Skip to main content
Open Access Publications from the University of California

UC Santa Barbara

UC Santa Barbara Previously Published Works bannerUC Santa Barbara

PRPs localized to the middle lamellae are required for cortical tissue integrity in Medicago truncatula roots.


Key message

A family of repetitive proline-rich proteins interact with acidic pectins and play distinct roles in legume root cell walls affecting cortical and vascular structure. A proline-rich protein (PRP) family, composed of tandemly repeated Pro-Hyp-Val-X-Lys pentapeptide motifs, is found primarily in the Leguminosae. Four distinct size classes within this family are encoded by seven tightly linked genes: MtPRP1, MtPRP2 and MtPRP3, and four nearly identical MtPRP4 genes. Promoter fusions to β-glucuronidase showed strong expression in the stele of hairy roots for all 4 PRP genes tested, with additional expression in the cortex for PRP1, PRP2 and PRP4. All except MtPRP4 are strongly expressed in non-tumorous roots, and secreted and ionically bound to root cell walls. These PRPs are absent from root epidermal cell walls, and PRP accumulation is highly localized within the walls of root cortical and vascular tissues. Within xylem tissue, PRPs are deposited in secondary thickenings where it is spatially exclusive to lignin. In newly differentiating xylem, PRPs are deposited in the regularly spaced paired-pits and pit membranes that hydraulically connect neighboring xylem elements. Hairpin-RNA knock-down constructs reducing PRP expression in Medicago truncatula hairy root tumors disrupted cortical and vascular patterning. Immunoblots showed that the knockdown tumors had potentially compensating increases in the non-targeted PRPs, all of which cross-react with the anti-PRP antibodies. However, PRP3 knockdown differed from knockdown of PRP1 and PRP2 in that it greatly reduced viability of hairy root tumors. We hypothesize that repetitive PRPs interact with acidic pectins to form block-copolymer gels that can play distinct roles in legume root cell walls.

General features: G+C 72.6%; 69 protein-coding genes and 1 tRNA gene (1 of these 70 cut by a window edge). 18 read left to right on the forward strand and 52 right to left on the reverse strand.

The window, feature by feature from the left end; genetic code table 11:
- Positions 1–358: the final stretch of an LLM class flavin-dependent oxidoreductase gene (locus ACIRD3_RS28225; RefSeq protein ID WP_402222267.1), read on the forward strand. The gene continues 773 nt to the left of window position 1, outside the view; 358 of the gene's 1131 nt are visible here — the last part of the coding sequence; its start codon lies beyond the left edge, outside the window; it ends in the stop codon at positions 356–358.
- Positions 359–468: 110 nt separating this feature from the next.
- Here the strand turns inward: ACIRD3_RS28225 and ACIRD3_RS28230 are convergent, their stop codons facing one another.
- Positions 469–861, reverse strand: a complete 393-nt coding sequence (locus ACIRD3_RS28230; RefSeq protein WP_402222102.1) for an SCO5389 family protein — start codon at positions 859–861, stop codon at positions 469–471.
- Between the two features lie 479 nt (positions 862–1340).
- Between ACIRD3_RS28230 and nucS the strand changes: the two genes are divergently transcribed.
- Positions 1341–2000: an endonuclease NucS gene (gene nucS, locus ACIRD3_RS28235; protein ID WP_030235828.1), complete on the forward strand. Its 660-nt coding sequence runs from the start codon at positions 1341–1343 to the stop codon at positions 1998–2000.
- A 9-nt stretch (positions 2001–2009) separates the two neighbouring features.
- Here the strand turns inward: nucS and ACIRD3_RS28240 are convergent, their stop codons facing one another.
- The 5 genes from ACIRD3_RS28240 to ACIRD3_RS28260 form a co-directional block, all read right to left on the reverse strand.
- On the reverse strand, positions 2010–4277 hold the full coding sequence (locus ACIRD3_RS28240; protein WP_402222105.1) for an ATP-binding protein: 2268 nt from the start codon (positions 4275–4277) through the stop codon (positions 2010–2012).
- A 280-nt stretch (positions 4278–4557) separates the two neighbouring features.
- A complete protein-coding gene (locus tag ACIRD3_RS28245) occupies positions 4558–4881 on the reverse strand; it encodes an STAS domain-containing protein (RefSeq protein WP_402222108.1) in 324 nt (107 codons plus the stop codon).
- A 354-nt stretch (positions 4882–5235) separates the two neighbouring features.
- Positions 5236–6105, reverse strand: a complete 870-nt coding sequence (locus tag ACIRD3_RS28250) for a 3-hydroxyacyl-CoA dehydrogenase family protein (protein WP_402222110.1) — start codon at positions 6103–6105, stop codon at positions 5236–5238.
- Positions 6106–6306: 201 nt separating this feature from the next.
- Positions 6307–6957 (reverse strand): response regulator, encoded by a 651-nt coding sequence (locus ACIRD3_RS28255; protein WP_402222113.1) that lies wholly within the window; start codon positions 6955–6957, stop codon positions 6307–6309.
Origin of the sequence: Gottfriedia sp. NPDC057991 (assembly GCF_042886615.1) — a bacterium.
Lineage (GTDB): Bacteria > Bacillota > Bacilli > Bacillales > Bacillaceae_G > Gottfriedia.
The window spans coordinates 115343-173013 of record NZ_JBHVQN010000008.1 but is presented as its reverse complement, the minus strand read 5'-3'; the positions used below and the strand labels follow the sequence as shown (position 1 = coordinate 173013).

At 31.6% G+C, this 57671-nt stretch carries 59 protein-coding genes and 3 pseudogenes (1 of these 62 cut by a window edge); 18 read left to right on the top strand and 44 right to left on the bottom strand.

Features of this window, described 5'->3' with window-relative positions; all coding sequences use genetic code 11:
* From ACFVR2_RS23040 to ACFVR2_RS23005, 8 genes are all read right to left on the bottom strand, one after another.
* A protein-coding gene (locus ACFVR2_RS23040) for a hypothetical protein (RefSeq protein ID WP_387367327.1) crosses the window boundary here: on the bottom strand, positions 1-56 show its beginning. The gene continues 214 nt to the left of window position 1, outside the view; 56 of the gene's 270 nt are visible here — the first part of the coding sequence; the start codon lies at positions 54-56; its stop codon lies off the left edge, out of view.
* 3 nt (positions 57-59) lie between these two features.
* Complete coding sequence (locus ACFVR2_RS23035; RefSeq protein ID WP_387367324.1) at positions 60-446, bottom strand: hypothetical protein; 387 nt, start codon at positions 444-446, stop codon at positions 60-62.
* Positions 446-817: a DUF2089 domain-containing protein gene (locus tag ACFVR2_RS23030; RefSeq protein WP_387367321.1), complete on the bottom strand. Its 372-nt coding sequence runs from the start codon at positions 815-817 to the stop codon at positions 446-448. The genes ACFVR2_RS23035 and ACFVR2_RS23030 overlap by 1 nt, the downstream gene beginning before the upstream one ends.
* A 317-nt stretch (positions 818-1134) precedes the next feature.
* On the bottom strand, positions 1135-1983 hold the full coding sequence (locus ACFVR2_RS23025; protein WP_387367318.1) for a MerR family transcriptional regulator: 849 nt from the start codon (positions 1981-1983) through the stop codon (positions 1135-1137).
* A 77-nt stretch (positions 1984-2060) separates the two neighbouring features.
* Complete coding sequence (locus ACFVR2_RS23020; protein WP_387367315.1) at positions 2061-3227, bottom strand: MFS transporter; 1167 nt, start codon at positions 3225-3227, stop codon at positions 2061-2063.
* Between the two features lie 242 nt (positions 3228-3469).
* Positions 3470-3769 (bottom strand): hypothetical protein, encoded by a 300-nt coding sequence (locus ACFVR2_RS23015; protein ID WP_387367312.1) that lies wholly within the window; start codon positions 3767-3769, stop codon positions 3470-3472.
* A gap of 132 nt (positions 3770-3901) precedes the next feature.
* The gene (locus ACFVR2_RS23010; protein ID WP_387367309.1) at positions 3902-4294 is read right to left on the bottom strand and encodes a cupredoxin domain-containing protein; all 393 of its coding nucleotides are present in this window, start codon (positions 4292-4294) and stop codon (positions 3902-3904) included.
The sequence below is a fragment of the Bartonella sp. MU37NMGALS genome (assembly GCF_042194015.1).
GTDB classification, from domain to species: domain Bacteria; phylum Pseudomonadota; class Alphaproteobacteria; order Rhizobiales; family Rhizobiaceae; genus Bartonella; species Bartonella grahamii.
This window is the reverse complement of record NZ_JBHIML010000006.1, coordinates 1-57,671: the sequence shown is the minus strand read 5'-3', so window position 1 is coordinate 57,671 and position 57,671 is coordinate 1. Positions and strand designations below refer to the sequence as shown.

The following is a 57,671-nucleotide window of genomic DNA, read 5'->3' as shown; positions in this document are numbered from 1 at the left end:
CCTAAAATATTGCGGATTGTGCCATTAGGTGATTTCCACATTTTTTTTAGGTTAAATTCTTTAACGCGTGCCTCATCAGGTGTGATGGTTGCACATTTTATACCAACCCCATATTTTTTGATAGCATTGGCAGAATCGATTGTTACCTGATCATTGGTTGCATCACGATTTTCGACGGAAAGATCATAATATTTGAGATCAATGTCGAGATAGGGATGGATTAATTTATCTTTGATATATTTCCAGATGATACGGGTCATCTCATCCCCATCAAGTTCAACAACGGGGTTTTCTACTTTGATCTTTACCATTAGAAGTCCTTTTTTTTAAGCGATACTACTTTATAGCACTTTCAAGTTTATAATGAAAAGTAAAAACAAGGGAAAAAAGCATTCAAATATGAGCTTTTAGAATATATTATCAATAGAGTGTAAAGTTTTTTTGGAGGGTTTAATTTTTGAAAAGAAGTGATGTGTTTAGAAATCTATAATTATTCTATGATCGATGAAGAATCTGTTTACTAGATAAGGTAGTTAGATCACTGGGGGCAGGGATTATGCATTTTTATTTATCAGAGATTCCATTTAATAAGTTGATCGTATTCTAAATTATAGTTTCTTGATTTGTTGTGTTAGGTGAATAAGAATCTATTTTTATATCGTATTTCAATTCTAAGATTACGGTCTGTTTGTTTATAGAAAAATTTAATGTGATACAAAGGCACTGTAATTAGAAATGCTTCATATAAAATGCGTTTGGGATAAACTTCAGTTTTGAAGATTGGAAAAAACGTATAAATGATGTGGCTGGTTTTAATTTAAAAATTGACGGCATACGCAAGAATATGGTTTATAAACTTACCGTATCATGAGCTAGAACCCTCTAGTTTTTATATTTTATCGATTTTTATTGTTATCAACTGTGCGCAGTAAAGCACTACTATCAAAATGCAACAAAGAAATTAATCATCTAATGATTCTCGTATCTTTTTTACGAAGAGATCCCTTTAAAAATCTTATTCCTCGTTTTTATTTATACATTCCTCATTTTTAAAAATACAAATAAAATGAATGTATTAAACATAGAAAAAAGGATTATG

Many UC-authored scholarly publications are freely available on this site because of the UC's open access policies. Let us know how this access is important for you.

Main Content
For improved accessibility of PDF content, download the file to your device.
Current View